Locals school students discover poverty in India

Locals school students discover poverty in India

4 January 2012


WHILE the local economy may be struggling, a group of students has been experiencing the true meaning of poverty during an unforgettable trip to India.

Working with the Saphara charity, the group of 18 students and five teachers from Down High School, Assumption Grammar and Regent House embarked on a recent 16 day trip to Northern India.

A non-profit, non-denominational Christian organisation, Saphara is directed by former biology teacher, Dr. Christine Burnett, offering young people the chance to tackle issues of justice and global citizenship through working with and educating disadvantaged children in India.

Prior to flying out to Delhi, the newly christened Down team had to attend numerous seminars and team-building events in order to prepare them for their ‘journey with purpose’ (the Hindi translation of Saphara).

Stuart Bill, from Saintfield, a year 14 student in Down High School, recounts his memories from the trip.

“After an eight-hour flight, we stepped out of the plane and the vibrancy of Indian culture hit us,” he said. “The first few days of the trip were spent in New Delhi, which was an opportunity to acclimatise and to take in some of the many surrounding landmarks, for example the elegant Taj Mahal and striking Agra Fort.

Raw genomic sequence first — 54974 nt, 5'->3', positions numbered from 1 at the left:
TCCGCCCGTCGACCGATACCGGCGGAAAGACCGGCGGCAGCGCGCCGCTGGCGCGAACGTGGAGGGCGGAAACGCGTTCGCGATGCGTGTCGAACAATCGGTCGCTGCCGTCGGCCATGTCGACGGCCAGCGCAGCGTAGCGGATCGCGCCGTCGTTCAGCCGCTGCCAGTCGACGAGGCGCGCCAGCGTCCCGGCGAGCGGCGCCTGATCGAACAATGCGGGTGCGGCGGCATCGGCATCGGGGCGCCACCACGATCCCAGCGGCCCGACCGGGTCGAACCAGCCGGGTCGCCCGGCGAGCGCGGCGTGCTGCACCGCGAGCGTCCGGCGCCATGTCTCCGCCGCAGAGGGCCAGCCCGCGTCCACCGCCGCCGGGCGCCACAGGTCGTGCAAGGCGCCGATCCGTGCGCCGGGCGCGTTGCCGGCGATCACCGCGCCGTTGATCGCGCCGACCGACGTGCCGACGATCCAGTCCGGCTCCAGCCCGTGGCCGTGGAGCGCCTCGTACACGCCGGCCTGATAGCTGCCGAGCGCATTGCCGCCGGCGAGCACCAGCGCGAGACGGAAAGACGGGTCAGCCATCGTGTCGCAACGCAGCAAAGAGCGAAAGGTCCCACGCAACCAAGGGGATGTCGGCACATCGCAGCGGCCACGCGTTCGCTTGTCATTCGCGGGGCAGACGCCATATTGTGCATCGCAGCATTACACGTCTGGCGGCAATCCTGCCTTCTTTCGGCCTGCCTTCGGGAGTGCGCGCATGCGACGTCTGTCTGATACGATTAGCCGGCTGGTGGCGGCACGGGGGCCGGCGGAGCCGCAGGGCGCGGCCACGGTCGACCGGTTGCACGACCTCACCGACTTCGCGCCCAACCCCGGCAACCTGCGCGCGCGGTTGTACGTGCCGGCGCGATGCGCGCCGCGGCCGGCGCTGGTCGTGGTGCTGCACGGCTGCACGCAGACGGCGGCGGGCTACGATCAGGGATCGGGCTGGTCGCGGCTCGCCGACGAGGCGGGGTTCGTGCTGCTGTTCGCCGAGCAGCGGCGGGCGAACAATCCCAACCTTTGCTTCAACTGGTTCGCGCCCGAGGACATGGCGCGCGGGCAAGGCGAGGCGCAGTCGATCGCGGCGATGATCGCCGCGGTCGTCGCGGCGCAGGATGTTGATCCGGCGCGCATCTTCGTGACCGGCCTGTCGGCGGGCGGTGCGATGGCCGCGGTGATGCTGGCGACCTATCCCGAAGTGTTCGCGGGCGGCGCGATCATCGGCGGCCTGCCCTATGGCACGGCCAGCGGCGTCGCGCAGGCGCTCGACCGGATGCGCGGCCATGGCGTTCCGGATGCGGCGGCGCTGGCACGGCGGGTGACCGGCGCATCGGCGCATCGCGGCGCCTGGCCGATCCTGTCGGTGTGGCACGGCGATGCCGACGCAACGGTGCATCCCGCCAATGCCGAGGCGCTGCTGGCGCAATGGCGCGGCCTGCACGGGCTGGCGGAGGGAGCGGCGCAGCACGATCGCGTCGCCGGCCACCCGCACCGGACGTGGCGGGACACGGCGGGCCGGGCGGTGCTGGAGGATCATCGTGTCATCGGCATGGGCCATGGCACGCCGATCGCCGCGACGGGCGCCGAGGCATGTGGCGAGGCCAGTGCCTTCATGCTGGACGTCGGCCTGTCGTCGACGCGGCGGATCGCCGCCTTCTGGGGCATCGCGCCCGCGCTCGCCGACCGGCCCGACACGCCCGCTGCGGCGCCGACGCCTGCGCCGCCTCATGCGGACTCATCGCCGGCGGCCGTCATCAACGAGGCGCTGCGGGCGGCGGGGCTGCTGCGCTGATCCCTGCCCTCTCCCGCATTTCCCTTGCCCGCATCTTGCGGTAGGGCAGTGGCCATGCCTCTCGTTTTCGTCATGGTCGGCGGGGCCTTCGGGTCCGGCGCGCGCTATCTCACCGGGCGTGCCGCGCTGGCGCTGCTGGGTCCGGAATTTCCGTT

“We then embarked on a seven-hour train journey to Dehradun, a city of two million people that lies in the shadows of the Himalayan foothills. It was from there we continued up into Mussoorie, a Himalayan town at 6,000ft above sea level. This would be the base for our first week of teaching in the nearby Kaplani village school, which is attended by 60-80 pupils who were really eager to learn.

“Throughout the week it was clear to see we had developed fantastic relationships with the classes we taught and this was evident in the emotional farewell ceremony on our final day there.”

The following weekend the group braved the monsoon weather and leeches to trek down to Donk primary school, where they taught the 20 small children for a couple of hours. Over the next day or two, they enjoyed some respite, offering a time for reflection on the inspirational people they had met.

The second week of the experience was spent in Dehradun, in a school called SNEHA.

“Sneha translates to “love” in Hindi, and it was amazing to see how the school lived up to its name not only through the welcome we received but also the teachers’ genuine compassion for the children,” said Stuart. “In stark contrast to Kaplani, SNEHA had approximately 1,000 pupils who came from the surrounding ‘marginalised community’ — or put simply, a slum.

“Halfway through the week we had the chance to see this ‘marginalised community’. We found this to be an eye-opening experience and personally put a lot of things into perspective for me. I was inspired by the children’s desire and determination to get an education in order to escape the relentless poverty they endured.

“After a week of rewarding work, it was an emotional ending to our teaching. We had built relationships with many of the children and we knew we would miss the laughter and good times we shared.

On their flight back to Belfast the group learnt to their dismay, however, that SNEHA had been badly flooded by the monsoon rain and had incurred £8,000 worth of damage.

“In spite of this, I knew by the generosity I encountered during my fundraising experience and through the power of prayer, the damage can be repaired,” said Stuart.

“On behalf of the Saphara Down team 2011, I would like to wish the best of luck to this year’s team with their fundraising exploits and I know they will have a fantastic time.”